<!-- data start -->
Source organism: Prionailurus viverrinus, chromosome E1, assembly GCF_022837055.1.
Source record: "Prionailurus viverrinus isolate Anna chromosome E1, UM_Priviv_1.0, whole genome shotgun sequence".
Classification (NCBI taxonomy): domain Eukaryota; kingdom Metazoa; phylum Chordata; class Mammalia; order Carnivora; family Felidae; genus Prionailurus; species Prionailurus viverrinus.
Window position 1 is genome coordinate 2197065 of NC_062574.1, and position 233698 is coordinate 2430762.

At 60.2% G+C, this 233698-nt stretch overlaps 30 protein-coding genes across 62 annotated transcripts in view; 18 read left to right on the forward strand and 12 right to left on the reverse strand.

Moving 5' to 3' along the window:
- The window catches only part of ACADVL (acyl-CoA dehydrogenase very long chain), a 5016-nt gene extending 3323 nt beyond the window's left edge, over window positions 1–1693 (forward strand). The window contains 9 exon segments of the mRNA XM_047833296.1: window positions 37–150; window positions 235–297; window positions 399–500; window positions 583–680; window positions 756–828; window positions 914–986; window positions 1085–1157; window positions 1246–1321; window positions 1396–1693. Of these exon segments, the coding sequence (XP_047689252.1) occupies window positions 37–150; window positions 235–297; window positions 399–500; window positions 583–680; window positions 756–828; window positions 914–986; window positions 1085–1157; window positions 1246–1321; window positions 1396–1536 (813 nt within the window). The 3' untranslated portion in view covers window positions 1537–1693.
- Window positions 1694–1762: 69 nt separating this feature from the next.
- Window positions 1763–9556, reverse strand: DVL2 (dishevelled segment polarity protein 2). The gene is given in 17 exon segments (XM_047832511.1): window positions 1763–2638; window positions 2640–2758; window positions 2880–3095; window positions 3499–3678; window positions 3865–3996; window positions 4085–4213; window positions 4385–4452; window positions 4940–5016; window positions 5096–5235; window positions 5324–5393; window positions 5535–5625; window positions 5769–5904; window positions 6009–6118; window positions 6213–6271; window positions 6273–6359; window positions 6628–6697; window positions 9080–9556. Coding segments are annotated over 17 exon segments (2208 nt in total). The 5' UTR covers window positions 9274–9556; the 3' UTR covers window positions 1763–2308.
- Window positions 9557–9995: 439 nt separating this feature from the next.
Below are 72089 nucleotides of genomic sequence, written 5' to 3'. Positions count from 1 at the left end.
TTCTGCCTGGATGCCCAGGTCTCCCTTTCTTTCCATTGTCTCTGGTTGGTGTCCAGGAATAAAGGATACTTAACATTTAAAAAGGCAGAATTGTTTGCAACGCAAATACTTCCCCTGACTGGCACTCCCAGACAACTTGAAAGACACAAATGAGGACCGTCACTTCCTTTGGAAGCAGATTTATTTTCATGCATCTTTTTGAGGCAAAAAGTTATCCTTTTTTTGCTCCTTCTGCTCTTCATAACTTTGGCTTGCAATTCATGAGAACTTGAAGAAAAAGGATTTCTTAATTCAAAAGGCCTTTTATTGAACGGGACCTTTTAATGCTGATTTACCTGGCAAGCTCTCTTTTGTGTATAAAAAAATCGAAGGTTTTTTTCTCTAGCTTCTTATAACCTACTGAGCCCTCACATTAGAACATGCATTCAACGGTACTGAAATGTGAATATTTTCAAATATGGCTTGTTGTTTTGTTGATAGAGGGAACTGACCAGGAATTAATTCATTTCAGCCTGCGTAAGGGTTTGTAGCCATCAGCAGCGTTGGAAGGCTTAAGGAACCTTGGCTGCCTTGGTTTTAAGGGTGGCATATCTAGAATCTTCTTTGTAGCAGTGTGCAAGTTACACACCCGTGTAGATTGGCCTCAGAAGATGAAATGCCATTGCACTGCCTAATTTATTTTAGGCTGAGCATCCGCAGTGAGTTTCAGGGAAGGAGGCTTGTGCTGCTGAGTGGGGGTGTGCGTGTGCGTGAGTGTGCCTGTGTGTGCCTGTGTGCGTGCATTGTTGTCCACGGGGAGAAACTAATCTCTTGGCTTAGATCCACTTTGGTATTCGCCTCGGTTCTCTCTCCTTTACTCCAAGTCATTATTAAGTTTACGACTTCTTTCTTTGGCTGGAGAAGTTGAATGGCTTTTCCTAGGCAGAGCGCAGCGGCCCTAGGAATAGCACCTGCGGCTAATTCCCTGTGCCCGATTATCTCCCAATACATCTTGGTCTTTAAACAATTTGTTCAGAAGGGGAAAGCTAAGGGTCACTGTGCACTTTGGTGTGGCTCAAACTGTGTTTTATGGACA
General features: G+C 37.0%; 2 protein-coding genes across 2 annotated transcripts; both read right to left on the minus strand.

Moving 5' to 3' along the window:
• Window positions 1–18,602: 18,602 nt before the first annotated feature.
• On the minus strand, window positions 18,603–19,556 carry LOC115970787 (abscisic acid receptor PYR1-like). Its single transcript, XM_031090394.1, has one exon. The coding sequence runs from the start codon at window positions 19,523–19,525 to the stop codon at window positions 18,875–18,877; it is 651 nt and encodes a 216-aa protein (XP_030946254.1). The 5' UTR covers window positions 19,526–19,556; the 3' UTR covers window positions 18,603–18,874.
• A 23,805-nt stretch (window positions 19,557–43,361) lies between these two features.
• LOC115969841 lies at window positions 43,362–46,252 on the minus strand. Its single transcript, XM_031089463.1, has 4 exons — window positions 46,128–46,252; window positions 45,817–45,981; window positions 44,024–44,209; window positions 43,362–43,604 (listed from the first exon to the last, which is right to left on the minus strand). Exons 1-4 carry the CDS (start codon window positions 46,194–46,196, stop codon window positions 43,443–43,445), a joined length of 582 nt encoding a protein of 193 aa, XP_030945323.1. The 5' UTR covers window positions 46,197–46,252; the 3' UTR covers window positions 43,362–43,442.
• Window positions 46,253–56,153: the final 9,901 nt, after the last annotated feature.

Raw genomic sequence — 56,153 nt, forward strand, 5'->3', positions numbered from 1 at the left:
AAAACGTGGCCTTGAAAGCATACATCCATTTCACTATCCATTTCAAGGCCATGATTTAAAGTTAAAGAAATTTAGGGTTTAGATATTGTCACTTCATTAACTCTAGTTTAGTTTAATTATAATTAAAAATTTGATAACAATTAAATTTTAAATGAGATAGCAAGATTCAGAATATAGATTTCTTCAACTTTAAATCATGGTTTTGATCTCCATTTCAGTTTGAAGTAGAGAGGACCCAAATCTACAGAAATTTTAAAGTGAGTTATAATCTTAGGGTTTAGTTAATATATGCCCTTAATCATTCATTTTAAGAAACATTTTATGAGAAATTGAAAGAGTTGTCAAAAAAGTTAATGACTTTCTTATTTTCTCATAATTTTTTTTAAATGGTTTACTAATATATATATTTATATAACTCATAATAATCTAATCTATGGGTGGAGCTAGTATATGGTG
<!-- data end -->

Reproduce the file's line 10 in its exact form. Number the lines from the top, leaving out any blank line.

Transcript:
- Window positions 9557–9995: 439 nt separating this feature from the next.